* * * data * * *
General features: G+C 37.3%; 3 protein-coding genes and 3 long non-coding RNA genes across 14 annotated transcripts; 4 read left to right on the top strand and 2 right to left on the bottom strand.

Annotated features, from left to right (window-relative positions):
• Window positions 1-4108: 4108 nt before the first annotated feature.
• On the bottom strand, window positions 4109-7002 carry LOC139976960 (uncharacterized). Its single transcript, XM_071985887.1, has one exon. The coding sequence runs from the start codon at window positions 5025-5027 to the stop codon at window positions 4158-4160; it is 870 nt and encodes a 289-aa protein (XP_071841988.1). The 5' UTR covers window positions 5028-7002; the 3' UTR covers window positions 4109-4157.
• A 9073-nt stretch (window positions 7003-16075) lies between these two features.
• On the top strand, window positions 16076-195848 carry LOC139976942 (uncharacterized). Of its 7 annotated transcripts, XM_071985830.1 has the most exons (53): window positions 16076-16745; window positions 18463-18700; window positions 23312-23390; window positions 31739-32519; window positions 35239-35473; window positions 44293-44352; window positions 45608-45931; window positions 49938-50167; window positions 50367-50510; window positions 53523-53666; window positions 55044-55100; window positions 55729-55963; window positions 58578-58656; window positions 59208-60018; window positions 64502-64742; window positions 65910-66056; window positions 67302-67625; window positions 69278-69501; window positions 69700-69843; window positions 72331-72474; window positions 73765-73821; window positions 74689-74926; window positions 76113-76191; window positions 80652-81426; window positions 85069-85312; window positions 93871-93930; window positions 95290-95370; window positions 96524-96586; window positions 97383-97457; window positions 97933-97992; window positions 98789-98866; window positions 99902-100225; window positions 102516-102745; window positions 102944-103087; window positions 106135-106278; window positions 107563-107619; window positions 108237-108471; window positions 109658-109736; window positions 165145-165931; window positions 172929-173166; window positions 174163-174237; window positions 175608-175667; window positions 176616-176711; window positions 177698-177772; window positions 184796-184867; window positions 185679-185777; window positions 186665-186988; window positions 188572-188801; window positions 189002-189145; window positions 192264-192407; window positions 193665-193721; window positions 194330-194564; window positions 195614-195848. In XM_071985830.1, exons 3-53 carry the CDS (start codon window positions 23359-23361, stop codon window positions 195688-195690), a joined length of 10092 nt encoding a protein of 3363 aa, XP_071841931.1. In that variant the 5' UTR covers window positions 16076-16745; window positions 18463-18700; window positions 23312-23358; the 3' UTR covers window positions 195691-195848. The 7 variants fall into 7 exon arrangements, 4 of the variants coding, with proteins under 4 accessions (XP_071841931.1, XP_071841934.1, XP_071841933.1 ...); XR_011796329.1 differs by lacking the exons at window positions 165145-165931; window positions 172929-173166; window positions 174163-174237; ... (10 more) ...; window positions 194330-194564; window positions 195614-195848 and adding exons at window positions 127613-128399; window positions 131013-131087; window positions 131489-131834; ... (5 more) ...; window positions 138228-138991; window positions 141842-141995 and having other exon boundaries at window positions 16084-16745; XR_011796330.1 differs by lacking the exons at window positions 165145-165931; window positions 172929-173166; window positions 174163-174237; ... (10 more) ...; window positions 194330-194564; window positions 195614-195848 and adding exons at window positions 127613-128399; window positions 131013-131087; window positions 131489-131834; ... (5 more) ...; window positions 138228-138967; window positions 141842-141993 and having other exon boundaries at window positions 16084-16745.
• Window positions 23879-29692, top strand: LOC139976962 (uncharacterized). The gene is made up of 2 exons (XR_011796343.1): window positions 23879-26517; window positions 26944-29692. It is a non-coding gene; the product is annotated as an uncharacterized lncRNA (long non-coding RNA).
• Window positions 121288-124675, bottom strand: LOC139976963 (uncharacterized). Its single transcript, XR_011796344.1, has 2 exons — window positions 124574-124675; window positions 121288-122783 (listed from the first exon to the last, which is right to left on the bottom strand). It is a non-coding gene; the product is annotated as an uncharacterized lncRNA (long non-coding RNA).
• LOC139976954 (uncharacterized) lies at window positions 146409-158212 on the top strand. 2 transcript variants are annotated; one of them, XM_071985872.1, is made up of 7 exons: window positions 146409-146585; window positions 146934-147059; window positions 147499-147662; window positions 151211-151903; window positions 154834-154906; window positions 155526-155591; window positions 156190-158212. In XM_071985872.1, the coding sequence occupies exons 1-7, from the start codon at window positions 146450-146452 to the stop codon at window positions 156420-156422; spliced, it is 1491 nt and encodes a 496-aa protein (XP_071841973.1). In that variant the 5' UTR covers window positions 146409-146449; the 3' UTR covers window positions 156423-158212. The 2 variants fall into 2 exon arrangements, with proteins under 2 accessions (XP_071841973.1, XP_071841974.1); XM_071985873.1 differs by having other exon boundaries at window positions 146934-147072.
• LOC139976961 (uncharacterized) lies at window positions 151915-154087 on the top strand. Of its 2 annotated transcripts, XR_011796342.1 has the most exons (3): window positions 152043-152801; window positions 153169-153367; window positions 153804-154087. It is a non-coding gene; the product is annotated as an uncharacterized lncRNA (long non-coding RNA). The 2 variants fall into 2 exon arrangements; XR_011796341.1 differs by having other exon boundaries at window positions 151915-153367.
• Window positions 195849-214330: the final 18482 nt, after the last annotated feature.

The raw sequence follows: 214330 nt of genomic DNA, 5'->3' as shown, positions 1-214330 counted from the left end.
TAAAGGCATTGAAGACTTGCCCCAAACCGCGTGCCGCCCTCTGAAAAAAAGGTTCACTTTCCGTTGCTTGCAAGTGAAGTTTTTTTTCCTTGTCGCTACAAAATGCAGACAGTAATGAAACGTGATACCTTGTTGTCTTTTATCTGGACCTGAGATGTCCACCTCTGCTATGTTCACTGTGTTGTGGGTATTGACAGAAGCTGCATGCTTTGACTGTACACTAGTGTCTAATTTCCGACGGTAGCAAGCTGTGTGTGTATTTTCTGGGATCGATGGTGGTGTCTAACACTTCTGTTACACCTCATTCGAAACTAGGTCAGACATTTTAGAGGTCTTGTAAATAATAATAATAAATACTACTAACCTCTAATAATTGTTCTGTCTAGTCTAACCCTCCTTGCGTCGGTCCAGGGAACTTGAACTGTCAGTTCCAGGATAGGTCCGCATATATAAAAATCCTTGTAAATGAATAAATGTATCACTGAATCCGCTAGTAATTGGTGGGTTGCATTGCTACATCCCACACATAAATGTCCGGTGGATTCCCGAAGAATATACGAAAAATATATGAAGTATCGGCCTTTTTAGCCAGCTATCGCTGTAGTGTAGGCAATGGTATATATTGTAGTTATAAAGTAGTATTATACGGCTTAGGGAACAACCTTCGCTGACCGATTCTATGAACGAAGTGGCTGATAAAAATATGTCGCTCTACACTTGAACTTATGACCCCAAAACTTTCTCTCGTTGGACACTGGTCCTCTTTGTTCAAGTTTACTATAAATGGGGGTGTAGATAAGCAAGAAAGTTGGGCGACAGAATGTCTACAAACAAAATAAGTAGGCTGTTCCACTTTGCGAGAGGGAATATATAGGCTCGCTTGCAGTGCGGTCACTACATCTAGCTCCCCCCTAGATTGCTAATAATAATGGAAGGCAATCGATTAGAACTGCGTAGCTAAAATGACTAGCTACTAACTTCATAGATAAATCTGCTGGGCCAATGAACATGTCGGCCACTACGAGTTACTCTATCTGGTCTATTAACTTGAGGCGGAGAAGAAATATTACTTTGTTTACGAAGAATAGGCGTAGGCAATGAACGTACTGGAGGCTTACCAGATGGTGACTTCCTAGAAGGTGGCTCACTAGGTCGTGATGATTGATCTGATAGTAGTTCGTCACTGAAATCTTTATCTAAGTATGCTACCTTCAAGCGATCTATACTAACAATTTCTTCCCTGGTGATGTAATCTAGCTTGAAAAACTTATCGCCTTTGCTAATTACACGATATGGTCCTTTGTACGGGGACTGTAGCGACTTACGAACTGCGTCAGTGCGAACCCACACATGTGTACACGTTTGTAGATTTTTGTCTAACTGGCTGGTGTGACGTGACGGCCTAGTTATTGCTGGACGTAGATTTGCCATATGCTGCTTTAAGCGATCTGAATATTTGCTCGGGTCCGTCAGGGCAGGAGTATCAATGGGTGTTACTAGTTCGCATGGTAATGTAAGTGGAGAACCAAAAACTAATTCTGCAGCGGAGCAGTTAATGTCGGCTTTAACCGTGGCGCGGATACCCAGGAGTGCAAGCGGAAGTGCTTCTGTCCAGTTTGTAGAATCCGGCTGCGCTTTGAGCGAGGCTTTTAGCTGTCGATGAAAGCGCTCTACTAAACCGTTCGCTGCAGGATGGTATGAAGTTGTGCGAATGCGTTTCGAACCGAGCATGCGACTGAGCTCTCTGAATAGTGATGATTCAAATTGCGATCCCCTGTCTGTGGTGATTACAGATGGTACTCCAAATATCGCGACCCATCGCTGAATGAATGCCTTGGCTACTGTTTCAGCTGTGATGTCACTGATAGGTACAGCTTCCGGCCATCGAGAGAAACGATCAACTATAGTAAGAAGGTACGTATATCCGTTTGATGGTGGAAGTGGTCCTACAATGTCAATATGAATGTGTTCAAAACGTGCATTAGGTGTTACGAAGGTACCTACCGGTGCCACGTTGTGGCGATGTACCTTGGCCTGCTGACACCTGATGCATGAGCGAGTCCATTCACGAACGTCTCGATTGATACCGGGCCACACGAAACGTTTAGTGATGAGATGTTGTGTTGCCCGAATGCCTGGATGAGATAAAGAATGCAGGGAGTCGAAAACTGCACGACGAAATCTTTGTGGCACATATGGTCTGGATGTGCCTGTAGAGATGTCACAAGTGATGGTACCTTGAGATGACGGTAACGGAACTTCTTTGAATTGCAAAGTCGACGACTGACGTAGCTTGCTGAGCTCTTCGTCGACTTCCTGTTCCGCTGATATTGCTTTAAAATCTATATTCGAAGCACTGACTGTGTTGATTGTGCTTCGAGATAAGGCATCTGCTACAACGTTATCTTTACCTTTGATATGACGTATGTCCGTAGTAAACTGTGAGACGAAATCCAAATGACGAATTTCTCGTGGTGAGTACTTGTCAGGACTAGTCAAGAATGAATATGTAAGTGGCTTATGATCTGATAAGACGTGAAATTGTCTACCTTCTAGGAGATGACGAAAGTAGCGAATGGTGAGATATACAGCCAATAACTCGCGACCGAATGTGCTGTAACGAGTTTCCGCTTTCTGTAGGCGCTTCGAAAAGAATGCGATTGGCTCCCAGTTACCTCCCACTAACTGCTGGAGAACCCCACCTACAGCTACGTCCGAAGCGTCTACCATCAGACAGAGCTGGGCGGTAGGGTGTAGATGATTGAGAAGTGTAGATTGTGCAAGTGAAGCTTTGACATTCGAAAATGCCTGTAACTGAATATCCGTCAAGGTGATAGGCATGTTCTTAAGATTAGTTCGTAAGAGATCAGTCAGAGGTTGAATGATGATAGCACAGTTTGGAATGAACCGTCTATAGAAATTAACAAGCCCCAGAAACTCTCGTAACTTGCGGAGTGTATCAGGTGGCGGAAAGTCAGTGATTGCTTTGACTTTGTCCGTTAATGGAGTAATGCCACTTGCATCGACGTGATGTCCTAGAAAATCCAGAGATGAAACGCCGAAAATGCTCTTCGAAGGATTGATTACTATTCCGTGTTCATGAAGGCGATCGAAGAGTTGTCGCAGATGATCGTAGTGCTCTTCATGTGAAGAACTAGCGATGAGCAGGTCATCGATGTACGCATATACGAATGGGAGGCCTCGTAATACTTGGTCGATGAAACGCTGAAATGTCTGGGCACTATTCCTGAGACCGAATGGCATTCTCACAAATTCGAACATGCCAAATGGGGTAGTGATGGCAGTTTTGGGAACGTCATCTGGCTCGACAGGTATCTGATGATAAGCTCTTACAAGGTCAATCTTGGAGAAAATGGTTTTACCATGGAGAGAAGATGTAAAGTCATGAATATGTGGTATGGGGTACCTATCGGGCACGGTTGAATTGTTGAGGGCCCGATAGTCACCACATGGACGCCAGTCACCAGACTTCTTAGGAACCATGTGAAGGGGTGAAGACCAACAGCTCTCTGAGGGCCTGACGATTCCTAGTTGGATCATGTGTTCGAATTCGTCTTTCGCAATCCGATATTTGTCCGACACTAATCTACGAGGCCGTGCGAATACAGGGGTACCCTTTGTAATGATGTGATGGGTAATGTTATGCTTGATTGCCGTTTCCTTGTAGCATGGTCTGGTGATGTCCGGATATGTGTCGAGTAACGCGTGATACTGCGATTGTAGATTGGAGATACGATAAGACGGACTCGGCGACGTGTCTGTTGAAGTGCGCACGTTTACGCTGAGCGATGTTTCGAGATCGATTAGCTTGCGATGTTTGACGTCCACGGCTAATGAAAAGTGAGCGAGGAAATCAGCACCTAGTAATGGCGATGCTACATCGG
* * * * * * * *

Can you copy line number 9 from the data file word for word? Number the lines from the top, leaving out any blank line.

• LOC139976954 (uncharacterized) lies at window positions 146409-158212 on the top strand. 2 transcript variants are annotated; one of them, XM_071985872.1, is made up of 7 exons: window positions 146409-146585; window positions 146934-147059; window positions 147499-147662; window positions 151211-151903; window positions 154834-154906; window positions 155526-155591; window positions 156190-158212. In XM_071985872.1, the coding sequence occupies exons 1-7, from the start codon at window positions 146450-146452 to the stop codon at window positions 156420-156422; spliced, it is 1491 nt and encodes a 496-aa protein (XP_071841973.1). In that variant the 5' UTR covers window positions 146409-146449; the 3' UTR covers window positions 156423-158212. The 2 variants fall into 2 exon arrangements, with proteins under 2 accessions (XP_071841973.1, XP_071841974.1); XM_071985873.1 differs by having other exon boundaries at window positions 146934-147072.